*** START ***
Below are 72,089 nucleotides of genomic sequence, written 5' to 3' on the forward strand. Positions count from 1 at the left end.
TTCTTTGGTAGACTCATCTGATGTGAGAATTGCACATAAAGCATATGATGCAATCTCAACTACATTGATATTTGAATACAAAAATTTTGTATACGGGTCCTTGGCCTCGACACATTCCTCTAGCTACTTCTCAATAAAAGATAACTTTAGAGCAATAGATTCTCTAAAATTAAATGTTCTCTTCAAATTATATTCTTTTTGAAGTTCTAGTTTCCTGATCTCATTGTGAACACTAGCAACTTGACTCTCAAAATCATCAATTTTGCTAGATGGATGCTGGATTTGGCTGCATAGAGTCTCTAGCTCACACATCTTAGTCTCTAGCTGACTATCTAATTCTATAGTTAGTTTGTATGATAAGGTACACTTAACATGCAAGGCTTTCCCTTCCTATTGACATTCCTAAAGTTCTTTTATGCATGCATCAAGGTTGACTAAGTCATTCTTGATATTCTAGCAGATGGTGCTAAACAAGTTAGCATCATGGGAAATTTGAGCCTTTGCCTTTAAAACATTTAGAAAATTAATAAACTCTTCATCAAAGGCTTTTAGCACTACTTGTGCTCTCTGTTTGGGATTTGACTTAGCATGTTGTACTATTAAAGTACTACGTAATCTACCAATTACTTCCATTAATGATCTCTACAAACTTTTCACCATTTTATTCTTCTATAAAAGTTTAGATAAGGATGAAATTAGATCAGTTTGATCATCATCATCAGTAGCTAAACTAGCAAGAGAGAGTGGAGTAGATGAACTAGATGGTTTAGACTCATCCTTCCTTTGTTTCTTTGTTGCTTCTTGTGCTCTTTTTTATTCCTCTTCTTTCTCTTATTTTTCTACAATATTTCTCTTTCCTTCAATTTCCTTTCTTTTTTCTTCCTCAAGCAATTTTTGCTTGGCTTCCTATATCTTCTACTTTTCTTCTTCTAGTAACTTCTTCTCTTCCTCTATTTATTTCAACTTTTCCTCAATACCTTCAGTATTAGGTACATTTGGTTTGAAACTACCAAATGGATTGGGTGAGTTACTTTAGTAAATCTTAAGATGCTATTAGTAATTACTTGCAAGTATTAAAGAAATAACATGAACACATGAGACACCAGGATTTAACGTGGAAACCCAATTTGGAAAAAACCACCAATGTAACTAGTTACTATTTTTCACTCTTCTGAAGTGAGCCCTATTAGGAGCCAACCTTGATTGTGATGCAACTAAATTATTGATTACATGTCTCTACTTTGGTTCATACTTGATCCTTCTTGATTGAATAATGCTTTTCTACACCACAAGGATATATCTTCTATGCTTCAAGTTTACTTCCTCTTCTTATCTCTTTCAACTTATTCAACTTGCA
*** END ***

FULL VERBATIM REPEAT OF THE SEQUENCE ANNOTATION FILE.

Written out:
Below are 72,089 nucleotides of genomic sequence, written 5' to 3' on the forward strand. Positions count from 1 at the left end.
TTCTTTGGTAGACTCATCTGATGTGAGAATTGCACATAAAGCATATGATGCAATCTCAACTACATTGATATTTGAATACAAAAATTTTGTATACGGGTCCTTGGCCTCGACACATTCCTCTAGCTACTTCTCAATAAAAGATAACTTTAGAGCAATAGATTCTCTAAAATTAAATGTTCTCTTCAAATTATATTCTTTTTGAAGTTCTAGTTTCCTGATCTCATTGTGAACACTAGCAACTTGACTCTCAAAATCATCAATTTTGCTAGATGGATGCTGGATTTGGCTGCATAGAGTCTCTAGCTCACACATCTTAGTCTCTAGCTGACTATCTAATTCTATAGTTAGTTTGTATGATAAGGTACACTTAACATGCAAGGCTTTCCCTTCCTATTGACATTCCTAAAGTTCTTTTATGCATGCATCAAGGTTGACTAAGTCATTCTTGATATTCTAGCAGATGGTGCTAAACAAGTTAGCATCATGGGAAATTTGAGCCTTTGCCTTTAAAACATTTAGAAAATTAATAAACTCTTCATCAAAGGCTTTTAGCACTACTTGTGCTCTCTGTTTGGGATTTGACTTAGCATGTTGTACTATTAAAGTACTACGTAATCTACCAATTACTTCCATTAATGATCTCTACAAACTTTTCACCATTTTATTCTTCTATAAAAGTTTAGATAAGGATGAAATTAGATCAGTTTGATCATCATCATCAGTAGCTAAACTAGCAAGAGAGAGTGGAGTAGATGAACTAGATGGTTTAGACTCATCCTTCCTTTGTTTCTTTGTTGCTTCTTGTGCTCTTTTTTATTCCTCTTCTTTCTCTTATTTTTCTACAATATTTCTCTTTCCTTCAATTTCCTTTCTTTTTTCTTCCTCAAGCAATTTTTGCTTGGCTTCCTATATCTTCTACTTTTCTTCTTCTAGTAACTTCTTCTCTTCCTCTATTTATTTCAACTTTTCCTCAATACCTTCAGTATTAGGTACATTTGGTTTGAAACTACCAAATGGATTGGGTGAGTTACTTTAGTAAATCTTAAGATGCTATTAGTAATTACTTGCAAGTATTAAAGAAATAACATGAACACATGAGACACCAGGATTTAACGTGGAAACCCAATTTGGAAAAAACCACCAATGTAACTAGTTACTATTTTTCACTCTTCTGAAGTGAGCCCTATTAGGAGCCAACCTTGATTGTGATGCAACTAAATTATTGATTACATGTCTCTACTTTGGTTCATACTTGATCCTTCTTGATTGAATAATGCTTTTCTACACCACAAGGATATATCTTCTATGCTTCAAGTTTACTTCCTCTTCTTATCTCTTTCAACTTATTCAACTTGCA